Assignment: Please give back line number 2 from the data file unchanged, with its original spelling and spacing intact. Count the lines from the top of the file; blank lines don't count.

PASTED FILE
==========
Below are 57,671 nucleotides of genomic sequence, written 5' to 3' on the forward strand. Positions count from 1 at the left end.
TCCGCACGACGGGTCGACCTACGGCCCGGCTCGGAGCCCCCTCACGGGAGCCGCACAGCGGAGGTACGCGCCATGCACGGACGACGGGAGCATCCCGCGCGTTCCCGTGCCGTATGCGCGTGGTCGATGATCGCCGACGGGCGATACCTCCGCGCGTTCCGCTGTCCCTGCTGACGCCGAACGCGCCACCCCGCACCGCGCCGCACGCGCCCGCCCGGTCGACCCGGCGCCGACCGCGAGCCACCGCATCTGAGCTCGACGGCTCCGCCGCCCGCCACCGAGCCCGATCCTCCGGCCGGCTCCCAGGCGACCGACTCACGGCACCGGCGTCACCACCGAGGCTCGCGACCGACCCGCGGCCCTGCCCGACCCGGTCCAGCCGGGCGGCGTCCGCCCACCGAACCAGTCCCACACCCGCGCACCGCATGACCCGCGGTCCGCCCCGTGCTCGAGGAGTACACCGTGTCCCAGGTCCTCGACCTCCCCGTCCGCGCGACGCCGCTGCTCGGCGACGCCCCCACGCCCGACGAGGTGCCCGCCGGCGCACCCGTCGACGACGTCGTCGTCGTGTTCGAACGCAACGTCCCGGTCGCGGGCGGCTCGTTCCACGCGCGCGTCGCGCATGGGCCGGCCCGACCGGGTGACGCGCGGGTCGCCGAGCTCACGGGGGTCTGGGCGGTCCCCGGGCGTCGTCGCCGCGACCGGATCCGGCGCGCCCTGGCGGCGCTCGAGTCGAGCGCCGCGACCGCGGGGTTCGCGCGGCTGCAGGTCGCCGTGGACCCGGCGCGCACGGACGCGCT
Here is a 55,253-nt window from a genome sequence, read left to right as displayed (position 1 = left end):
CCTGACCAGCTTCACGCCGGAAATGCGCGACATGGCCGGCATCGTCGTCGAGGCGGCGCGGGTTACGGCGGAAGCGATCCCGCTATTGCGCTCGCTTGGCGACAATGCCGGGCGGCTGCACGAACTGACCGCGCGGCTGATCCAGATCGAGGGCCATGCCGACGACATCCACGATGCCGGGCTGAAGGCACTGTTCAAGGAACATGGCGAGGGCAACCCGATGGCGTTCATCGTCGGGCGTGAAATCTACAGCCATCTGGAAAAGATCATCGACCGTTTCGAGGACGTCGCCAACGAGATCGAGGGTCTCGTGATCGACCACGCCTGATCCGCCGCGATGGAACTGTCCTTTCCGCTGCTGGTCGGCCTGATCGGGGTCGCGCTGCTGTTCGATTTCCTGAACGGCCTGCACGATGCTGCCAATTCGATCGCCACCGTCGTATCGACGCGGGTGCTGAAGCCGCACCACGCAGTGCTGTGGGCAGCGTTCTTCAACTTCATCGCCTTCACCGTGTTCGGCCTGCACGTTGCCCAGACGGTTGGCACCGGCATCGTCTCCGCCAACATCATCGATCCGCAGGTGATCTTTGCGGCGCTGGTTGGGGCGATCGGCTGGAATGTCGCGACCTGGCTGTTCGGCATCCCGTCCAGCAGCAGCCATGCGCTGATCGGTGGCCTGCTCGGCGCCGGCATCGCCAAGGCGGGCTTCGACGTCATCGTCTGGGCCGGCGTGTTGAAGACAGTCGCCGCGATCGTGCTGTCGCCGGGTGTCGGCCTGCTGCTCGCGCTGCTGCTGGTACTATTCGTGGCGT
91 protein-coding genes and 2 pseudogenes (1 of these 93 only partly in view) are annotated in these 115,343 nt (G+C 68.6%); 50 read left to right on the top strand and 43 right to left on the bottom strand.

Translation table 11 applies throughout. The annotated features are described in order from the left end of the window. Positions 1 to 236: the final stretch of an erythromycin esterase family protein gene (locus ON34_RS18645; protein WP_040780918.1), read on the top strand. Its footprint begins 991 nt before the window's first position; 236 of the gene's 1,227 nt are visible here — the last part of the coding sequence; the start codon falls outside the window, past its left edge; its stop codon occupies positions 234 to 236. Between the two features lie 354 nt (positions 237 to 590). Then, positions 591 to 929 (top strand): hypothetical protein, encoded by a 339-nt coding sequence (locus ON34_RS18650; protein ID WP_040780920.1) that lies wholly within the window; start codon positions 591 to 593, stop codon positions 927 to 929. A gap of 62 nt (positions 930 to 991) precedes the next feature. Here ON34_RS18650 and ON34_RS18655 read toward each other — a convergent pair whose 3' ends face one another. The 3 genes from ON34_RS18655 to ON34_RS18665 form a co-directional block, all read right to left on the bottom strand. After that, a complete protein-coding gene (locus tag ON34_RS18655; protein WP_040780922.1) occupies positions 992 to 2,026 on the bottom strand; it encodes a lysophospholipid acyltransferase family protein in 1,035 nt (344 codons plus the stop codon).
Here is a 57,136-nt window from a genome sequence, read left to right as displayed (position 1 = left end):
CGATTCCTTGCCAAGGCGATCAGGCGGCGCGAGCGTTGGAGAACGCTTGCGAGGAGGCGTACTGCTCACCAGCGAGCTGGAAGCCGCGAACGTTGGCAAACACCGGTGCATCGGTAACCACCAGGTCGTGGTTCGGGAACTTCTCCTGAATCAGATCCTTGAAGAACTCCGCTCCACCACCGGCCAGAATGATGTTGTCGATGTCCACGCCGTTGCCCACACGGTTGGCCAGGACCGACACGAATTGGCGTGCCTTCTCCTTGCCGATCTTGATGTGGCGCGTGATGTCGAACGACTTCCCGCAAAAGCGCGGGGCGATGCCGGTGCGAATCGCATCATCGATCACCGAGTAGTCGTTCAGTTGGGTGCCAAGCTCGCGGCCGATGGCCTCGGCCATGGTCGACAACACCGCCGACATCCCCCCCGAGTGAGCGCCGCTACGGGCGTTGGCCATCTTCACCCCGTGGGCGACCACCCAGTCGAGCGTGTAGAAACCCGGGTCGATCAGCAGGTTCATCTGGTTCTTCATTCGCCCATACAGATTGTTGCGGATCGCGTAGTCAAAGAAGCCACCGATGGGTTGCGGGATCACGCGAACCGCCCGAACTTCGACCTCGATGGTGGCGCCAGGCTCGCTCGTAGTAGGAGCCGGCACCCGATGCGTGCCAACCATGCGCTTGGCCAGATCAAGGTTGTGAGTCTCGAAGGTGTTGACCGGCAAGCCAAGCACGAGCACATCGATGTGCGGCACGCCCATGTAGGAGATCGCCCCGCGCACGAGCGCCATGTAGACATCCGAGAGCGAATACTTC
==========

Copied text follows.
TCCGCACGACGGGTCGACCTACGGCCCGGCTCGGAGCCCCCTCACGGGAGCCGCACAGCGGAGGTACGCGCCATGCACGGACGACGGGAGCATCCCGCGCGTTCCCGTGCCGTATGCGCGTGGTCGATGATCGCCGACGGGCGATACCTCCGCGCGTTCCGCTGTCCCTGCTGACGCCGAACGCGCCACCCCGCACCGCGCCGCACGCGCCCGCCCGGTCGACCCGGCGCCGACCGCGAGCCACCGCATCTGAGCTCGACGGCTCCGCCGCCCGCCACCGAGCCCGATCCTCCGGCCGGCTCCCAGGCGACCGACTCACGGCACCGGCGTCACCACCGAGGCTCGCGACCGACCCGCGGCCCTGCCCGACCCGGTCCAGCCGGGCGGCGTCCGCCCACCGAACCAGTCCCACACCCGCGCACCGCATGACCCGCGGTCCGCCCCGTGCTCGAGGAGTACACCGTGTCCCAGGTCCTCGACCTCCCCGTCCGCGCGACGCCGCTGCTCGGCGACGCCCCCACGCCCGACGAGGTGCCCGCCGGCGCACCCGTCGACGACGTCGTCGTCGTGTTCGAACGCAACGTCCCGGTCGCGGGCGGCTCGTTCCACGCGCGCGTCGCGCATGGGCCGGCCCGACCGGGTGACGCGCGGGTCGCCGAGCTCACGGGGGTCTGGGCGGTCCCCGGGCGTCGTCGCCGCGACCGGATCCGGCGCGCCCTGGCGGCGCTCGAGTCGAGCGCCGCGACCGCGGGGTTCGCGCGGCTGCAGGTCGCCGTGGACCCGGCGCGCACGGACGCGCT